“Back number” in contemporary parlance means “back issue.” Today we take for granted the availability of old newspapers and other periodicals, as well as their invaluable glimpse into our past. But this was not the case in the 19th century. [Read more…] about Back Number Budd: A 19th Century One-Man Newspaper Archive
New York City
New York City In the Roaring 20s: A Primer
As the ravages of the First World War and the 1918 Influenza Pandemic receded into the past, a new spirit gripped New York City. Energy seemed to infuse every aspect of city life, from business to leisure and everything in between. For a decade, New Yorkers by and large lived, worked and partied with abandon. [Read more…] about New York City In the Roaring 20s: A Primer
How Harlem Developed as an African American Community
This week on The Historians Podcast, New York City attorney and regular New York Almanack contributor Jim Kaplan explains how Harlem was economically developed in the early 1900s. Jewish financiers joined with Black realtor Phillip Payton to develop Harlem and in the process improved race relations in New York City. [Read more…] about How Harlem Developed as an African American Community
Raines Law, Loopholes and Prohibition
A loophole is an ambiguity or inadequacy in a legal text or a set of rules that people identify and use to avoid adhering to it. Exploiting loopholes in tax legislation by big corporations or wealthy individuals is a preoccupation of our time. The authorities fight a losing battle trying to plug them as lawyers specialize in finding new and profitable flaws. [Read more…] about Raines Law, Loopholes and Prohibition
Did George Washington Burn New York City?
August 27, 1776, British troops under General William Howe attacked American forces commanded by George Washington in the Battle of Brooklyn. Assailed from three sides, Washington and the main body of the Americans escaped across the East River to Manhattan and then fled north, ultimately crossing the Hudson River, then known as the North River, to New Jersey.
If Washington and his troops had been captured either in Brooklyn or Manhattan, the American Revolution would likely have ended soon after it began. [Read more…] about Did George Washington Burn New York City?
A Stroll in Hoboken, New Jersey in 1854
The following text is an except from Fifteen Minutes around New York by George G. Foster (New York: DeWitt & Davenport 1854) and was transcribed by George A. Thompson of the Hudson River Maritime Museum.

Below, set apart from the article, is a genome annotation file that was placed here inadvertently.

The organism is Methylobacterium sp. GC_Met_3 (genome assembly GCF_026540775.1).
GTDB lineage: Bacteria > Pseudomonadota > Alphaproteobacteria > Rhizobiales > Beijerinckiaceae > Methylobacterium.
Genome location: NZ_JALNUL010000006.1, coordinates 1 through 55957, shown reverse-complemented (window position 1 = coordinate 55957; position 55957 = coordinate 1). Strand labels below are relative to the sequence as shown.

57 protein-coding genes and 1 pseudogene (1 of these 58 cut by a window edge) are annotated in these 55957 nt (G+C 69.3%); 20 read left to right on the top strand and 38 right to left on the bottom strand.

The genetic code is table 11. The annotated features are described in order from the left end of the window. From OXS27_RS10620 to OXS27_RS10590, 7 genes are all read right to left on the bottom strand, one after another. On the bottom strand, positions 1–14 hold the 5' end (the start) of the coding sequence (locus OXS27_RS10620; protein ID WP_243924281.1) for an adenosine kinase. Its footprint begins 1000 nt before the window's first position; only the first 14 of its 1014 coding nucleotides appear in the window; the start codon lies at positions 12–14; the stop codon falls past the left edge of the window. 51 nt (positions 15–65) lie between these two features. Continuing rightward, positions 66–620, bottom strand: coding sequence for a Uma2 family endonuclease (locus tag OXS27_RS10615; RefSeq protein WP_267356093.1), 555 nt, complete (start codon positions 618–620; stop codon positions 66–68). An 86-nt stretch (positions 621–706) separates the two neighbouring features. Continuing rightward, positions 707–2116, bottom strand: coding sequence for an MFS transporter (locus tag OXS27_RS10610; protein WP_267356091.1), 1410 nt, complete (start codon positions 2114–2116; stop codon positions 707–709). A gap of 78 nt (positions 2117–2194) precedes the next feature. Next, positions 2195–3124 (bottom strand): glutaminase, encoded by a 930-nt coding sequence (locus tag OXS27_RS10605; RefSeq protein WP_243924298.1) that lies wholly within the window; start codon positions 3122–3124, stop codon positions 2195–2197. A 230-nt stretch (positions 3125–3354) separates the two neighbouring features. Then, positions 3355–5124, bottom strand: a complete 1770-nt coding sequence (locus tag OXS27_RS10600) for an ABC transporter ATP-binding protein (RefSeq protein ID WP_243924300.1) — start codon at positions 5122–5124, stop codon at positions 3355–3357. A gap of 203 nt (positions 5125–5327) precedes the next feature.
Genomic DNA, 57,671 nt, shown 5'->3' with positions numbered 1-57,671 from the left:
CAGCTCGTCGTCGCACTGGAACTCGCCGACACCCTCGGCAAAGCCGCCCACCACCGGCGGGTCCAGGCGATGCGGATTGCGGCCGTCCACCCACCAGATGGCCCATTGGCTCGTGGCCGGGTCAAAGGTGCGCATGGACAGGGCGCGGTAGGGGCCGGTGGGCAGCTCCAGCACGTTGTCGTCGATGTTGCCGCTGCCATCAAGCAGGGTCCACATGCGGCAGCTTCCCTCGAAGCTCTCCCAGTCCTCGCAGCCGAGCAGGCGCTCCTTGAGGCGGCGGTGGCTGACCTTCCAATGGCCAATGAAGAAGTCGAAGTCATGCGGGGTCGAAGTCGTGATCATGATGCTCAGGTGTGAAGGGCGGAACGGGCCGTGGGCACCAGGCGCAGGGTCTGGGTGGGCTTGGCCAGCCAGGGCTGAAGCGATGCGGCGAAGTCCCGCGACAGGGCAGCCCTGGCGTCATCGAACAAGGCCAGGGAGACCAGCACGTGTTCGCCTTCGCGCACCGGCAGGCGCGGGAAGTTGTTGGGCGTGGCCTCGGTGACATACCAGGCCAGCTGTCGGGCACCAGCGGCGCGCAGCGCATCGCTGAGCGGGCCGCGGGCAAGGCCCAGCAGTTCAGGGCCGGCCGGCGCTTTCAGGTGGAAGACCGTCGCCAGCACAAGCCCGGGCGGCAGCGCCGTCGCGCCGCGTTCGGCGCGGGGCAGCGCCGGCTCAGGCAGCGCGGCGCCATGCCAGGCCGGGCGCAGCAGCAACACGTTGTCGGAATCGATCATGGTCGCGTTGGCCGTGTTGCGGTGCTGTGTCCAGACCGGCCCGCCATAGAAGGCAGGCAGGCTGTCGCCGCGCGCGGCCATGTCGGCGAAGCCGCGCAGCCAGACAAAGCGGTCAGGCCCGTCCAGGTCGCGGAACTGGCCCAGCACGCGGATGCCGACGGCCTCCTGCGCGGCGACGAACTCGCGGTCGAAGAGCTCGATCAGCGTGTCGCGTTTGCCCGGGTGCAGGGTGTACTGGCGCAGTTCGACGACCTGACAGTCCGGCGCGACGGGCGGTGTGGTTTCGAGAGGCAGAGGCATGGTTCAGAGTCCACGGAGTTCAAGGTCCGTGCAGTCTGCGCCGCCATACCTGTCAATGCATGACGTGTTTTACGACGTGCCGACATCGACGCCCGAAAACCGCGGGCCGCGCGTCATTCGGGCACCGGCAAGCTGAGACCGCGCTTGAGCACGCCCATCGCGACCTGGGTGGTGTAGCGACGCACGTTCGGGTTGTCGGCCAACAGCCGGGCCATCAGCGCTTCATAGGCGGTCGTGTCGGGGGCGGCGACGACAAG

It was very warm — a sort of sultry, sticky day, which makes you feel as if you had washed yourself in molasses and water, and had found that the chambermaid had forgotten to give you a towel. The very rust on the hinges of the Park gate has melted and run down into the sockets, making them creak with a sort of ferruginous lubricity, as you feebly push them open. The hands on the [New York] City Hall clock droop, and look as if they would knock off work if they only had sufficient energy to get up a strike. The omnibus horses creep languidly along, and yet can’t stand still when they are pulled up to take in or let out passengers — the flies are so persevering, so bitter, so hungry. [Read more…] about A Stroll in Hoboken, New Jersey in 1854
Unfriendly to Liberty: NYC Loyalist Networks Before the Revolution
The book Unfriendly to Liberty: NYC Loyalist Networks Before the Revolution (Cornell University Press, 2023) by Christopher F. Minty explores the origins of loyalism in the city of New York between 1768 and 1776, and revises the understanding of the coming of the American Revolution. [Read more…] about Unfriendly to Liberty: NYC Loyalist Networks Before the Revolution
State Museum Showing Seized Elephant Ivory from Illegal Trade
Elephant ivory seized during a massive New York State Department of Environmental Conservation (DEC) led crackdown on the illegal ivory trade is now on display at the New York State Museum. The display is a reminder of the rampant and continued slaughter of the African elephant, rhinoceros, and other iconic endangered species that fuel the transnational illegal trade in wildlife. [Read more…] about State Museum Showing Seized Elephant Ivory from Illegal Trade
An English Gambler, A Jewish Butcher & The History of Pastrami on Rye
The term sandwich bread (loaf) started circulating in the United States during the 1930s. It followed a revolution in the manner the product was presented to customers, no longer homemade but mass produced. After a decade of trial and error, the bread slicing machine was introduced and soon widely used. The sandwich was about to conquer the American and European markets. Grabbing a sandwich came to symbolize the rush of an urban society. [Read more…] about An English Gambler, A Jewish Butcher & The History of Pastrami on Rye
Watchable Wildlife: Brooklyn’s Prospect Park
One of the largest parks in Brooklyn, Prospect Park, offers the chance to see just about any bird that travels through New York City. Located along the Atlantic Flyway, Prospect Park is ideal for birding, with more than 250 species spotted each year, including migrating songbirds in spring and fall, and a large diversity of waterfowl and resident birds throughout the year. [Read more…] about Watchable Wildlife: Brooklyn’s Prospect Park